Genealogy from the perspective of a member of The Church of Jesus Christ of Latter-day Saints (Mormon, LDS)

Sunday, July 12, 2015

Your family line on the FamilySearch Family Tree might be at an end and you don't know it

You might be impressed with your extended lines on the Family Tree, but the fact that there are names extending off into the distant past has absolutely not guarantee that you are really related to all these "ancestors." Fortunately, FamilySearch has added the caution icons that graphically show difficulties with the data. This Morgan line goes back to about the 800s AD but then it starts over again with a parent born 200 years later in about 1000 AD. Here is a screenshot of that portion of the Family Tree.

You could get really excited to see all these names go on and on. But there is a serious issue here. Here is where the problems arise. This is a screenshot of John Morgan, supposedly born in Shepardtown, Berkley, Virginia in "abt 1734." 

The initial problem is rather simple. Here is a quote about the history of Shepherdstown, now in West Virginia:
Colonial settlers began their migration into the northern end of the Shenandoah Valley in the early 18th century. Many crossed the Potomac River at Pack Horse Ford, about one mile (2 km) down river from the site of Shepherdstown. The Colony of Virginia began issuing Valley land grants in the 1730s. In 1734, Thomas Shepherd (1705-1776) was granted 222 acres (898,000 m²) on the south side of the Potomac (then called the Potowmack), along the Falling Spring Branch (now known as the Town Run). From that tract he selected 50 acres (202,000 m²) and laid out a town. Naming his town Mecklenburg, he petitioned the Virginia General Assembly for a charter, which was granted in 1762. Thomas Shepherd was the sole trustee, owning the town and being responsible for its government. A second charter, which allowed for self-government, was granted by the Commonwealth of Virginia in 1794. In 1798, the corporate limits were extended and the name was changed to Shepherd's Town. After the American Civil War, the town's name was officially contracted to Shepherdstown.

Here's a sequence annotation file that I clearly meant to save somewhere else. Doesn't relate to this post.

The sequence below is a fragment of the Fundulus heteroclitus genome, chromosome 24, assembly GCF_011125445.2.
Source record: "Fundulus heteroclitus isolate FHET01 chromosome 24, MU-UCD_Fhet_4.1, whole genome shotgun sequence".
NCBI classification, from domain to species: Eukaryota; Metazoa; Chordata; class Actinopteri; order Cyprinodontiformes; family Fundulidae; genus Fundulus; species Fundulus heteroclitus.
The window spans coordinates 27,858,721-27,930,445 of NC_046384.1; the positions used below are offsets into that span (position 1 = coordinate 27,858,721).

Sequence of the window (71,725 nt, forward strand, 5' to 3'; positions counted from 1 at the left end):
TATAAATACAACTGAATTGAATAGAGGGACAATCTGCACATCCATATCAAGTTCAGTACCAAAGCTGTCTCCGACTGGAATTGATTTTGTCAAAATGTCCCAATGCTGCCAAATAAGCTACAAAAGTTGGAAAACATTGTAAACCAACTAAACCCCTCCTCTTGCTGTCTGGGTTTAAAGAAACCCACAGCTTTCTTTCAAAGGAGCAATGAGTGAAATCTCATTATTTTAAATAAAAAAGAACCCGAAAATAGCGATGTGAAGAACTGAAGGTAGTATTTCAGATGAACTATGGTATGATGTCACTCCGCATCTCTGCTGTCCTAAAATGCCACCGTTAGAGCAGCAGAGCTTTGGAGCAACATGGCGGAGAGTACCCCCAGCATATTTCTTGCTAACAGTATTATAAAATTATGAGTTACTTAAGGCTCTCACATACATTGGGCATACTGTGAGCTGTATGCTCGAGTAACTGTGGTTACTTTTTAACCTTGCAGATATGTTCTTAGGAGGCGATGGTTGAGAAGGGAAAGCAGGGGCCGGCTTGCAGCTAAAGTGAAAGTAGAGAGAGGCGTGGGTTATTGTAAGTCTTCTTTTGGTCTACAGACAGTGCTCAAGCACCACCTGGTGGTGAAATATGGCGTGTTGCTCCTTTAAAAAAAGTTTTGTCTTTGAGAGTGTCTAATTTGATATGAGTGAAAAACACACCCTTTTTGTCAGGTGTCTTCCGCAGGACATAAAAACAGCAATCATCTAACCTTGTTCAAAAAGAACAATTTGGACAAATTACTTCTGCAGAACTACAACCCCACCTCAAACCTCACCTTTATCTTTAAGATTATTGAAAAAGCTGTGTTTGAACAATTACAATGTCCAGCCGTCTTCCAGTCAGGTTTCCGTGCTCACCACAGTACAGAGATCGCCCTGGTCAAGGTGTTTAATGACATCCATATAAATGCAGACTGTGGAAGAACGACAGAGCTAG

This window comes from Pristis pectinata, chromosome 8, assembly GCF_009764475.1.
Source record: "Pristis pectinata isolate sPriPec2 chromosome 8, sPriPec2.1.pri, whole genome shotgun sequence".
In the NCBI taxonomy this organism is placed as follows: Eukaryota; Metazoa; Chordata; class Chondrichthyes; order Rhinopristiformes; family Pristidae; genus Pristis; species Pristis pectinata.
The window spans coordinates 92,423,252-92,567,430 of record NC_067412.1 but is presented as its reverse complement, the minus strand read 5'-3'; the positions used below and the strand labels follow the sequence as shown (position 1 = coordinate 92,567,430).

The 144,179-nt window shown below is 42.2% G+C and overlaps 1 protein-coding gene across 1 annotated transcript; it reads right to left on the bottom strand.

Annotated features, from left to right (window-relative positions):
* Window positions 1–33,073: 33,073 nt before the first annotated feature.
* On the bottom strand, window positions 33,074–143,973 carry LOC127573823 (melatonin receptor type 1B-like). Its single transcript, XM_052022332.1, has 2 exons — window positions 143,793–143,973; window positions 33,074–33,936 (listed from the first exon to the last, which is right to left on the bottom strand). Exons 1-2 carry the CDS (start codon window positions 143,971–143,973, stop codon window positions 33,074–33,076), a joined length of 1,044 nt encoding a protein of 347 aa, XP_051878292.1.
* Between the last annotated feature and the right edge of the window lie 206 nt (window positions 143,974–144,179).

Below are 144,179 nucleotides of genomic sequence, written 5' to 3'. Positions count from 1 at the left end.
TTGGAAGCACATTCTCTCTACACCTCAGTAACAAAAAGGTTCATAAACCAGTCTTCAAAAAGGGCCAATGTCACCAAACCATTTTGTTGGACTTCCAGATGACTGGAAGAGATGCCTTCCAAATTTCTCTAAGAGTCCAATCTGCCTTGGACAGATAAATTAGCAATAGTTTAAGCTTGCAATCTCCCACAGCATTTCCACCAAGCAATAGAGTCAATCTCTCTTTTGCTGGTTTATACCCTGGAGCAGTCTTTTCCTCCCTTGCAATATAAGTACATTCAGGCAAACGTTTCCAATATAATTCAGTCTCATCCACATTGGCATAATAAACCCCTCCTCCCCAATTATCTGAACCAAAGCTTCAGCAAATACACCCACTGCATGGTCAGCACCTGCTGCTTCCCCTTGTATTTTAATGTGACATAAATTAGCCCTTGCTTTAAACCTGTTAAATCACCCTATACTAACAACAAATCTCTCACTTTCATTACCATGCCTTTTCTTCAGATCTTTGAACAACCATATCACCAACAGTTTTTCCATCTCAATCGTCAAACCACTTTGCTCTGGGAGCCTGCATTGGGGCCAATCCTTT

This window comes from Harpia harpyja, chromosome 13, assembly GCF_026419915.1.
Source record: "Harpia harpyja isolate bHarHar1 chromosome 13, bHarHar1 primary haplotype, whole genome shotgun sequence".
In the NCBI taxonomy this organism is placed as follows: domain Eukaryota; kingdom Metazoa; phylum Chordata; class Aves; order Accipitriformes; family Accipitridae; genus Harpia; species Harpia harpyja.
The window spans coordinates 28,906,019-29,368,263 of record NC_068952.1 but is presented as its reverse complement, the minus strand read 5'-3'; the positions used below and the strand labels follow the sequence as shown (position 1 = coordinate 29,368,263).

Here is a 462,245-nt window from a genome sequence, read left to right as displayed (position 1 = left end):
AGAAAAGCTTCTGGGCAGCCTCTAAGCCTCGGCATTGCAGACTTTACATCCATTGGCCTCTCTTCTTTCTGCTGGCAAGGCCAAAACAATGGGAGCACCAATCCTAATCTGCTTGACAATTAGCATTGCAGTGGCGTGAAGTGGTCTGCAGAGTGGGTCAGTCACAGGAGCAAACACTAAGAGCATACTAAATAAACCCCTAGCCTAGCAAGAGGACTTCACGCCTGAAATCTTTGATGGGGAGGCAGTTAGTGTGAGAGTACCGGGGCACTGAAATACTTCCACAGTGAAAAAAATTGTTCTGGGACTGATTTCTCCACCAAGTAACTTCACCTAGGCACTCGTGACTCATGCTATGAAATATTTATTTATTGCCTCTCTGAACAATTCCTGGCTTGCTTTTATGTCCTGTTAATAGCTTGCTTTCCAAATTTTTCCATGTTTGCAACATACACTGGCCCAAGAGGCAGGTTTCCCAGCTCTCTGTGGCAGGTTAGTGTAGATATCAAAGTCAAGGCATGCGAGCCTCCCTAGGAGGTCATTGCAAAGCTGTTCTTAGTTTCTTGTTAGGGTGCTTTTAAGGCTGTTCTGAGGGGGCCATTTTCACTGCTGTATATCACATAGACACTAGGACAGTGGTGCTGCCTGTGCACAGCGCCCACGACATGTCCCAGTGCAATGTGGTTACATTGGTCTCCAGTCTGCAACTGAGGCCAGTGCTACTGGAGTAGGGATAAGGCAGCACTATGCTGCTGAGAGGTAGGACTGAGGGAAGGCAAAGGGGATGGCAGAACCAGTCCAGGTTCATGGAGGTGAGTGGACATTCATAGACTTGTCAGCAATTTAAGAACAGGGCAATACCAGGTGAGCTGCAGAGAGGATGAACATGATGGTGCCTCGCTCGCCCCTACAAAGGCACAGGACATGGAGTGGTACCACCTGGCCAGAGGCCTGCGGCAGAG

John Morgan, b. abt 1734, could not have been born in Shepherdstown, Virginia. In addition, by consulting with the Newberry Atlas of Historical County Boundaries, we can learn that Berkeley County was created by Virginia from Frederick County in 1772, many years after John Morgan's approximate birth date. In 1734, there were no counties in the area now known as Shepherdstown. Note that the spelling of both the town and county on the Family Tree is wrong.

Of course, there is no death date for this "John Morgan" and there are only two sources listed. Both of the listed sources are extracted IGI records.

There is nothing in this record or any source connecting this John Morgan to my family line other than the fact that the Family Tree shows the connection. As a matter of fact, my own research is considerably different than what is shown in the Family Tree and my research did not extend past this person named John Morgan, neither have I been able to identify him accurately. This is not an indictment of the Family Tree so much as an indication that close examination of any of the extended family lines on the Family Tree are highly suspect unless completely sourced and documented.

If you take the time to follow your lines back on the Family Tree, you must realize that the first ancestor without verifiable sources is basically unsupported and could easily be fictitious. All of the programs that derive their data from the Family Tree (see FamilySearch Apps Gallery) are subject to this lack of verifiable accuracy. Think about it.

1 comment:

  1. Not to mention another problem, too - hijacked and grafted persons who don't belong. Just few days ago I delinked one grafted person and sent message to 3 different persons explaining the problem and the source of the problem.